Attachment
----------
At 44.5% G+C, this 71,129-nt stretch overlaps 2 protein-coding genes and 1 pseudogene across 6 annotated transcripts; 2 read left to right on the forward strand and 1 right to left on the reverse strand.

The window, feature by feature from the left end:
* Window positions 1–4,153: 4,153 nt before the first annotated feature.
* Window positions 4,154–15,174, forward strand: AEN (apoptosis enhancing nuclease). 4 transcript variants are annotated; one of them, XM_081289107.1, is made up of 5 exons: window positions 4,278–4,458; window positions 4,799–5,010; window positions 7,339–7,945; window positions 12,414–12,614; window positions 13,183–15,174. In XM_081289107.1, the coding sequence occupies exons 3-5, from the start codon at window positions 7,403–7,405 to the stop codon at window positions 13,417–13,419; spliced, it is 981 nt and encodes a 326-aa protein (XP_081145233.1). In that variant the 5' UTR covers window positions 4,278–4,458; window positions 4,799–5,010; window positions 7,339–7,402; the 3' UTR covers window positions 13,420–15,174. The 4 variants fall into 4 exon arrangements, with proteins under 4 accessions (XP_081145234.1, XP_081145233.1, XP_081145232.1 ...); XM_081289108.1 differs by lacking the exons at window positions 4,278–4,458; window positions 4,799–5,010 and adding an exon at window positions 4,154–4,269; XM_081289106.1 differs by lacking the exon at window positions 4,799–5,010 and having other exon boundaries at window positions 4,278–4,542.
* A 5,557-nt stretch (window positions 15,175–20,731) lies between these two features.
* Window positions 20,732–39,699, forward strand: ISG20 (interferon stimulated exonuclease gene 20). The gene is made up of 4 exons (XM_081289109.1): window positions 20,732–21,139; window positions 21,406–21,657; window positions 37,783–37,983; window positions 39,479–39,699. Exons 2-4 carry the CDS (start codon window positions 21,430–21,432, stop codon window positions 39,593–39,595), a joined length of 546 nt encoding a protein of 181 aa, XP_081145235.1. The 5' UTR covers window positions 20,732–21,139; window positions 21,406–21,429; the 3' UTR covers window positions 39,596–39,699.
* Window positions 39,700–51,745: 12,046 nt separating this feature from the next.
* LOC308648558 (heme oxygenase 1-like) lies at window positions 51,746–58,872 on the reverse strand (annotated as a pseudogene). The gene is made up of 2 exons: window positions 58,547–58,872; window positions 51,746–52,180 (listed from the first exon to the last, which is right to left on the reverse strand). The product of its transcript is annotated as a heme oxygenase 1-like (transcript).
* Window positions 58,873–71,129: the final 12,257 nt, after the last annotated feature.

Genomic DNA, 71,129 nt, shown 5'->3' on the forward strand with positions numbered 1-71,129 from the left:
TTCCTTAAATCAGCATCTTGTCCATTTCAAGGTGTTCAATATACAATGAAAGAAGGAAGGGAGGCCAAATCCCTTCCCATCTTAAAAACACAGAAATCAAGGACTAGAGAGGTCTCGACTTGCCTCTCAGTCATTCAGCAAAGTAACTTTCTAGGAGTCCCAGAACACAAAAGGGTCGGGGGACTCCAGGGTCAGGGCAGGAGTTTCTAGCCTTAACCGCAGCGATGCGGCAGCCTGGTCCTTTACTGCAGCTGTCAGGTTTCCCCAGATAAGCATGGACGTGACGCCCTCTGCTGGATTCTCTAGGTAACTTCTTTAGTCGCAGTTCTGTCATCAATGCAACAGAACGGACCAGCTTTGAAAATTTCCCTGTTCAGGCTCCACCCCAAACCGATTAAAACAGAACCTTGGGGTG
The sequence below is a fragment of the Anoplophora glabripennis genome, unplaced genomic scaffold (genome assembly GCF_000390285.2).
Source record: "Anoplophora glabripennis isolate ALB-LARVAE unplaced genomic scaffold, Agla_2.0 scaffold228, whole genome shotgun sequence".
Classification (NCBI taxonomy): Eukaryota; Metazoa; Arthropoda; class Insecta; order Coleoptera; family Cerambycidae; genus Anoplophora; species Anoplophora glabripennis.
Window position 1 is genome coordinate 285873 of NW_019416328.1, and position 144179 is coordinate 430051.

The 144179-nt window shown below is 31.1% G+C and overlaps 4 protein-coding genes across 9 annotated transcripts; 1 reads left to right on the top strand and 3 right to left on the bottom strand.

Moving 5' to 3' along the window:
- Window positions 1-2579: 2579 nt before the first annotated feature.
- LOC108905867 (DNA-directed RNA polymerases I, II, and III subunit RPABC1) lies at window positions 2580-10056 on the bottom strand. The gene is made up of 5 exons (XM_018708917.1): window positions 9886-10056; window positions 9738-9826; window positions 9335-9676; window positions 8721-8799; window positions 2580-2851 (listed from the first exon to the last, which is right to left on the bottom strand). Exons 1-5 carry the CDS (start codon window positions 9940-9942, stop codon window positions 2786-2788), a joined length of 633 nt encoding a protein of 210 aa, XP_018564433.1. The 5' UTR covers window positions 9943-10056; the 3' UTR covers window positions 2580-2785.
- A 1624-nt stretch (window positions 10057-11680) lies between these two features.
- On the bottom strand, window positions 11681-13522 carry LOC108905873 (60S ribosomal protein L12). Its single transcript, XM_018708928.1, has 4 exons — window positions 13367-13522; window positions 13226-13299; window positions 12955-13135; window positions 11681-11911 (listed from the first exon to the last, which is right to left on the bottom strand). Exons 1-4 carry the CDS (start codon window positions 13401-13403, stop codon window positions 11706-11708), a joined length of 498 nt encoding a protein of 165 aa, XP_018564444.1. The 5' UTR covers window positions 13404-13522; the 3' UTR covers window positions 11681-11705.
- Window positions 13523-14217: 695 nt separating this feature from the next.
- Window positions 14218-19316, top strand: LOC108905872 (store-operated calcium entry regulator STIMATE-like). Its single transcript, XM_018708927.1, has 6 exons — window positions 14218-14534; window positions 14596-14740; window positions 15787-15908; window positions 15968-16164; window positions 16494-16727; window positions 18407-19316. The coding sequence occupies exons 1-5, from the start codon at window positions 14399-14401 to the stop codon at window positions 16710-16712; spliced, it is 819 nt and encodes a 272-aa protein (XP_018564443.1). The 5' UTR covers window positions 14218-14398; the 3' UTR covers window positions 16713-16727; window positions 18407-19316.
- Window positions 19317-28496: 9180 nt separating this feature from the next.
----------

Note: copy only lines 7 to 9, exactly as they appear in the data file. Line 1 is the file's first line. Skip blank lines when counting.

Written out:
* Window positions 39,700–51,745: 12,046 nt separating this feature from the next.
* LOC308648558 (heme oxygenase 1-like) lies at window positions 51,746–58,872 on the reverse strand (annotated as a pseudogene). The gene is made up of 2 exons: window positions 58,547–58,872; window positions 51,746–52,180 (listed from the first exon to the last, which is right to left on the reverse strand). The product of its transcript is annotated as a heme oxygenase 1-like (transcript).
* Window positions 58,873–71,129: the final 12,257 nt, after the last annotated feature.